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Archive for the ‘Anglo-German Relations’ Category

Same procedure?

In Anglo-German Relations on December 31, 2016 at 17:00

It is New Years Eve and what better time to show this little gem of a sketch. The Germans are mad about it and it is a staple in every TV schedule on December 31.

In troubled times as these, the question asked by the butler, James, ‘same procedure as last year?’ is met with the reply by his mistress: ‘Same procedure as every year, James.’ To his dismay he then has to empty all the glasses of the imaginary birthday guests and gets incredibly drunk.

Asked oneself ‘Same procedure as last year?’ the answer must be a resounding ‘No!’ Not the same as 2016.

Here’s to 2017.

The Other Germany

In Anglo-German Relations on December 29, 2016 at 11:00

Towards the end of the 1980s a British film team was allowed to travel to East Germany and make a documentary in the GDR. They went to Rostock where they interviewed a group of dockers, male and female. A quarter of a century later, the team returned to speak with the same people and visit the same places. It makes for interesting viewing.

An Unmoral Offer

In Anglo-German Relations on June 24, 2016 at 08:00

Germany’s biggest selling tabloid BILD came up with a superb front page this week about Brexit. The main article is a series of admissions to Britain to convince them to stay in the EU. Should Bremain win, the Germans are said to

– accept that the third goal in the 1966 World Cup final was actually a goal
– they won’t make jokes about Prince Charles’ ears
– won’t use sun cream at the beach out of sheer sympathy
– won’t use a goalkeeper in the next penalty shoot out to make it more even
– they’ll introduce tea time in Mallorca
– they’ll supply the baddie for James Bond movies, voluntarily
– they’ll set the clock back an hour to Greenwich time
– they’ll outlaw froth on top of beer
– they’ll reserve the sun beds at the hotels pools for the British with their own towels
– Jogi Löw will guard the Crown Jewels
– they’ll all visit Britain for the Queen’s 100th birthday


This is quite an offer from the Germans and the British would be foolish not to accept it. It is not without historical precedence, though. Twenty years ago, the Daily Mirror and Bild engaged in a similar discourse during Euro 1996 in England. It all began with a list of 11 questions posed by Bild to the English:

Why do you drive on the wrong side of the road?
Why can’t you pull a decent pint of beer?
Why, as the birth place of modern football, were you never European champions?
Why do you wear bathing trunks in the sauna?
Why do your electric locomitves still carry a fireman?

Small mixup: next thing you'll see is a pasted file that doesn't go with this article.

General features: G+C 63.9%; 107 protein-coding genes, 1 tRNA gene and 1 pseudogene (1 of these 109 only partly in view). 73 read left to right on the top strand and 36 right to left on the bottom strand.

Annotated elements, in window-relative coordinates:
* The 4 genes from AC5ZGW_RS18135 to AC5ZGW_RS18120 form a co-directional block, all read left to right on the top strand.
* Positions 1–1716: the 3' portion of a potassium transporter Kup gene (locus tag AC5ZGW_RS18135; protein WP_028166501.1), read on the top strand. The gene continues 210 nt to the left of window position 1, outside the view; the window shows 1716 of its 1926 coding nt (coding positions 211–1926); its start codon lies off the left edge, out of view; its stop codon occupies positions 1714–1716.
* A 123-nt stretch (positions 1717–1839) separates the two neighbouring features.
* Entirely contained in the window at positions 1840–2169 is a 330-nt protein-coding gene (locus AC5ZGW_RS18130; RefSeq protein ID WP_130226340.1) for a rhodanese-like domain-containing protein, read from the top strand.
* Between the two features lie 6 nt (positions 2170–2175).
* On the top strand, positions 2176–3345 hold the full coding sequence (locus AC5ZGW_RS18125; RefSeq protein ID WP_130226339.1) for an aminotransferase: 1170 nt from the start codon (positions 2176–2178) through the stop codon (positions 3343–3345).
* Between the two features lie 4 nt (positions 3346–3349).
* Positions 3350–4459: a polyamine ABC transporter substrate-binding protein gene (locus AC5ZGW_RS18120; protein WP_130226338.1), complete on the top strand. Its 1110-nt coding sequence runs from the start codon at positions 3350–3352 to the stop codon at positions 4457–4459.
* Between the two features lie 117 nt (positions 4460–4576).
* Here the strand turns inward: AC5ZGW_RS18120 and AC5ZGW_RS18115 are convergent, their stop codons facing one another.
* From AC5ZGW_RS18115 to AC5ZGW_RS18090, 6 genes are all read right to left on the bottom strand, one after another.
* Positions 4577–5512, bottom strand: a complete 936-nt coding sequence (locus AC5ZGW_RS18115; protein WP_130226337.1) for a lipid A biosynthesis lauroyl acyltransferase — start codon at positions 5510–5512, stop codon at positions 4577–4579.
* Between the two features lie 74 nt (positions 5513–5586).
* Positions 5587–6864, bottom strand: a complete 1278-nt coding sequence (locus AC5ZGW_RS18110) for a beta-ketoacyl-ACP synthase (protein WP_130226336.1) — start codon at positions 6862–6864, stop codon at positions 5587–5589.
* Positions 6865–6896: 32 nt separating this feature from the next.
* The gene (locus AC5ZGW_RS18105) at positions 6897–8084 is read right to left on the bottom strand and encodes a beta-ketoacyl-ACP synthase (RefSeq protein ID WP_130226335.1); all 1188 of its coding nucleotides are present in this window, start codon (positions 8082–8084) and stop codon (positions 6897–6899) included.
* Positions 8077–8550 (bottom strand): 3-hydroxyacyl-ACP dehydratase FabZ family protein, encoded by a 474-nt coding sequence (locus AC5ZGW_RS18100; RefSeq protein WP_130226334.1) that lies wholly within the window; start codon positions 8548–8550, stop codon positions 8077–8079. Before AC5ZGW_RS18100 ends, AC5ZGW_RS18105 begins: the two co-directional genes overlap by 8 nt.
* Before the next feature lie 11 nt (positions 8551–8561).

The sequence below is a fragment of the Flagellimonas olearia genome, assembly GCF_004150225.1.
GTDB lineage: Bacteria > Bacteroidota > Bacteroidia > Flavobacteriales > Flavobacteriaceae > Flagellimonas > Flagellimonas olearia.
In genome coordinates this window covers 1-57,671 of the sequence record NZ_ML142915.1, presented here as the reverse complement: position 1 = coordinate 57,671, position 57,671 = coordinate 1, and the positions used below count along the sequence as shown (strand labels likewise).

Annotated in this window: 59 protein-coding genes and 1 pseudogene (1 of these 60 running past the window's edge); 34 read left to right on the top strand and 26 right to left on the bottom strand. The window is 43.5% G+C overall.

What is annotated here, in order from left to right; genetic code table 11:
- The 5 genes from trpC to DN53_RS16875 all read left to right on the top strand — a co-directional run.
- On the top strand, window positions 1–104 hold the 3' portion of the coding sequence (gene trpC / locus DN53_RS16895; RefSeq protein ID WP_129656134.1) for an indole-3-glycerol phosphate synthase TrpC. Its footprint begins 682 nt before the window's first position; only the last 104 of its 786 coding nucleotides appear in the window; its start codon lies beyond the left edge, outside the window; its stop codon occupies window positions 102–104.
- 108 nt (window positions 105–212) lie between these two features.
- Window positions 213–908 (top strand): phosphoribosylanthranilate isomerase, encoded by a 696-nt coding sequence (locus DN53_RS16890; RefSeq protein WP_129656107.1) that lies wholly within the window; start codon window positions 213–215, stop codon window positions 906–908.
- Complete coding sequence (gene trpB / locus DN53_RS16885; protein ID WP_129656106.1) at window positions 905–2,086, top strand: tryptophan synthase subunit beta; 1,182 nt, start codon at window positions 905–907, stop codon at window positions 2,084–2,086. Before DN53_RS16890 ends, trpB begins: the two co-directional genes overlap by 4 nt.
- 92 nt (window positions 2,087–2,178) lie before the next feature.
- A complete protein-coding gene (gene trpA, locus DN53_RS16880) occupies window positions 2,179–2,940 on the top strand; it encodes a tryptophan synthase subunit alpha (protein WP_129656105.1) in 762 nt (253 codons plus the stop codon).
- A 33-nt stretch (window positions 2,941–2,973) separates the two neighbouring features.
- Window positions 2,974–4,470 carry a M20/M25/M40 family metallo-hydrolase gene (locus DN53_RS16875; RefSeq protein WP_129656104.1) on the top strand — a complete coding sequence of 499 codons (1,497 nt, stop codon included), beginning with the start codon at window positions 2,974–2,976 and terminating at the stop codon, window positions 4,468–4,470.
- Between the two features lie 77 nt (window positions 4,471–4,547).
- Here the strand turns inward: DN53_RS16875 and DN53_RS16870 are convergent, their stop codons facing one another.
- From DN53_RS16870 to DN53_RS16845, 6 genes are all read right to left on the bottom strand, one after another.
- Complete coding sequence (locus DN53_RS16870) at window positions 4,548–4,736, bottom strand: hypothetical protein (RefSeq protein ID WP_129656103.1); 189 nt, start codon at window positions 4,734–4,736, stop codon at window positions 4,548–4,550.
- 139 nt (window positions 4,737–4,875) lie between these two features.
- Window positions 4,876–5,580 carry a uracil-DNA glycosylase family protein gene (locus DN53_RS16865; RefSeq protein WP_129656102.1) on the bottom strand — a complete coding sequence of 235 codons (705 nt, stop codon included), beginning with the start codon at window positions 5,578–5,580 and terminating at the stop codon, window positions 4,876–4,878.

Why do you eat your pork chops with peppermint sauce?
Why can’t you beat your former colonies at Cricket?
Why do look like freshly-boled lobsters after a sunny day?
Who won the 1990 World Cup semi-final, anyway?
When did an Englishman last win Wimbledon?
Why are you the only people who still think the Wembley goal went in?

It was an attempt to connect humour with steretypes but ended up not being funy at all. The answer by the Daily Mirror was insightful:

‘We drive on the wrong side of the road to make it more difficult for our soldiers to invade other countries. We were never European champions because we are an outward-looking nation that doesn’t think Europe is the centre of the universe; we were quite happy with the World Cup. We are sorry that you do not understand that proper beer is served warm: why don’t you wear proper trouasers? We wear bathing trunks in the sauna, because we’re not a boastful people … At least our former colonies still want to play our national sport with us. Do any of your ex-colonies want to play yours with you? Come to think of it, what is your national sport? We won the 1990 semi-final in spirit. You just scored more penalties, that’s all … As for THAT GOAL, we simply abided by the referee’s decision.’

This can be best described as ‘blokey nationalism’ or ‘the jokey jingoism of the press.’ Thankfully, 20 years later not a lot has changed: football is still seen as a vehicle to portray nationalism of the worst kind as we have in recent days in France. Nonetheless, Bild have come up with a witty reminder of the Anglo-German football rivalry in particular and the Anglo-German relations in general. A lot what this paper contains is utter garbage and not worth reading but they have always been pro-Europe; in fact journalists had to accept a code of conduct before being allowed to work there. One was a pro-Europe paragraph another was German unity and finally the fight against Communism. The last point earned Springer, the publishing house behind Bild, the label ‘idelogical arsonist’ during the 1960s.